Using employee skills management to drive productivity

Published on December 9, 2019 by Camille Brouard

Skills management is an essential consideration for any business with staff, whether you’re an SME or an enterprise-level company. The practice involves overseeing employee skill development to achieve the best ROI, balancing the time and resources spent on staff training and development with the benefits these activities bring to the business.

Skills development activities can hold up business productivity in the short-term, as employees take time to learn (even when it’s on the job). However, with the right skills management plan in place, you can maximise your employees’ skills to boost business productivity and improve your bottom line.

Skills management activities

There are two main activities when it comes to skills management: identifying whether employees have the skills they currently need and identifying new skills that can benefit the business and enhance staff skill-sets. Let’s explore both in more detail.

Do employees have the skills their job roles require?

First things first, it’s important to assess whether your employees have the skills and experience they need to perform optimally in their current role. It’s a case of learning to walk before you can run!

Most job applications have a list of essential and desired skills; in many cases, the person you hire may only have one or two of the desired skills, or even lack an essential skill. It’s rare to find the perfect fit for a job straightaway and factors such as personality and cultural fit are important too.

What’s most important is not to drop the ball when it comes to ensuring employees do develop these skills, whether through on-the-job training, a training session/course, or self-learning activities.

Creating a skills matrix

The best way to measure an employee's skills and identify where improvements can be made is through creating a skills matrix. Categorise and list the skills that an employee’s job requires. For example, for someone working in HR, their skills may fall within the following areas:

  • Onboarding: interviewing and hiring, processing new hires, turnover management.
  • Employee relations: conflict mediation, benefits management, disciplinary processes.
  • HR administration: managing an employee database, overseeing holidays and absence, creating reports...

… and so on, depending on the seniority of the role and the priorities of the company/department. The skills matrix can work well at the hiring stage to find the right person for a role, or as a review exercise for current employees to identify any skill gaps.

Within each categorised list, provide space for the employee/potential new hire to rate their skill within that specific area from 1-5, with 1 representing the least experience/confidence in that skill and 5 the most. Encourage respondents to be honest and reassure them that they don't need to put a 5 for everything!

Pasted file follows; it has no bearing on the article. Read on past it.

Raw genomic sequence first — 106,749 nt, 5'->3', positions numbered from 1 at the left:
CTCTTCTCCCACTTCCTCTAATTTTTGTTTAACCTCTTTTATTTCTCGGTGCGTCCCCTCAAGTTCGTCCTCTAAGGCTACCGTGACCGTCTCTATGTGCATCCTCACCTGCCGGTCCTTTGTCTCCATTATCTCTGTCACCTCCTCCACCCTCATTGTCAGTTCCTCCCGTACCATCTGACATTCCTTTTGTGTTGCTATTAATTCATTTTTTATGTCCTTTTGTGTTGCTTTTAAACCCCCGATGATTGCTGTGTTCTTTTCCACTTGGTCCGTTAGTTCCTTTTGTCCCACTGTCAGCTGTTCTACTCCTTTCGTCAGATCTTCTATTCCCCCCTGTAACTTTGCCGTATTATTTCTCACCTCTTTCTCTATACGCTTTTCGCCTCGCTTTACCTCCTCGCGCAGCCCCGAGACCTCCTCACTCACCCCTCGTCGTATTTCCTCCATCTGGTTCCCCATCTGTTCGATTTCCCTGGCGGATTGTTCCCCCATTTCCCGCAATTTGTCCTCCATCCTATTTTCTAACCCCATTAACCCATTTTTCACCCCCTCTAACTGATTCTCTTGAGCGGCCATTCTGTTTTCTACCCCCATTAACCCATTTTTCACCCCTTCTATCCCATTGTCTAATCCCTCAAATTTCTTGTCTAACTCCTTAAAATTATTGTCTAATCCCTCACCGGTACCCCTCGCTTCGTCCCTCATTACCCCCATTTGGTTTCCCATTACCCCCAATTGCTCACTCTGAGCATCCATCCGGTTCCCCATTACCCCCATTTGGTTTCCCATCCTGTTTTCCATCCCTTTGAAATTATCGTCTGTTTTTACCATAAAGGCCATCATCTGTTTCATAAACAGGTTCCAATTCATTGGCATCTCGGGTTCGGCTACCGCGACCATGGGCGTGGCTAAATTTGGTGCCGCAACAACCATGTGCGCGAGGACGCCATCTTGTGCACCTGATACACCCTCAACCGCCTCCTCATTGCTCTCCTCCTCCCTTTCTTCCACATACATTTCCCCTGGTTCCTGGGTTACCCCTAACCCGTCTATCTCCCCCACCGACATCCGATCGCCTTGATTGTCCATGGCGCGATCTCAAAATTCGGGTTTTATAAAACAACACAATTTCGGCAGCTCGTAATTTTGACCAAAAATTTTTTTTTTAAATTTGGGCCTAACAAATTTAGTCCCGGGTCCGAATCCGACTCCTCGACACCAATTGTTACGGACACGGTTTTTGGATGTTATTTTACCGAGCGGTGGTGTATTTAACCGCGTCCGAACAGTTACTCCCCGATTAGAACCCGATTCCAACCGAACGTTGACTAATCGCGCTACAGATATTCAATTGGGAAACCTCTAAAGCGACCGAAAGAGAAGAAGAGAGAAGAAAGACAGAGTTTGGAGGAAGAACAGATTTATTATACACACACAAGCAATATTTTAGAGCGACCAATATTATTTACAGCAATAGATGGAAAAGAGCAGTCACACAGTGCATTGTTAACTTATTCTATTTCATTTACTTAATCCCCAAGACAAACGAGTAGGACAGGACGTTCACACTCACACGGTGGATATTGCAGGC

Undertaking a skills matrix review every few months can help you track how employees are progressing in skills with on-the-job learning and/or specific training initiatives. For a skills matrix layout example, check out this template on the Manager’s Resource Handbook website.

Is there scope to expand employee skills and business productivity?

As well as making sure everyone has the skills they need to fulfil their roles, it’s also important to look ahead as to how the business can expand its products or services through the expansion of employee skills. Consider your key performance indicators (KPIs) and how a new process, technology, or people/project management style (just as a few examples) could help you reach and surpass your goals. You can then assess your current staff and see whose role would complement training in this area – or hire someone with the skills required.

Training and progress opportunities are also important when it comes to employee engagement; if employees don’t see a clear path to progression within the company, they may look elsewhere for development, leading to a higher turnover rate.

Related article: Learn more about high staff turnover rates

Conducting a training needs analysis

When you have a better idea of where everybody is at in terms of the skills they have, the skills they need to develop, and which new skills could enhance business activities, it’s time to conduct a training needs analysis. This can show you where to concentrate your training activities as part of your skills management process. Read our guide on conducting a business training needs analysis to find out more.


Record training progress with an HR system

Recording your training courses and employees’ progress can be an admin-heavy task; plus, staff’s personal learning and training may be going unnoticed completely by managers and senior staff. It’s much easier to manage this all with training management software, where you can manage courses and attendance with ease and employees can record their personal training progress.

Myhrtoolkit’s training management module is intuitive to use, making it easier to organise your training courses and for staff to attend and rate training sessions. To learn more about how an HR software system can help you manage training, you can contact myhrtoolkit to discuss your requirements and request a demo.

Related articles

The benefits of training employees

Training non-HR managers HR skills: a guide for SMEs

Picture of Camille Brouard

Written by Camille Brouard

Camille is a Senior Marketing Executive for myhrtoolkit who writes on topics including HR technology, workplace culture, leave management, diversity, and mental health at work.

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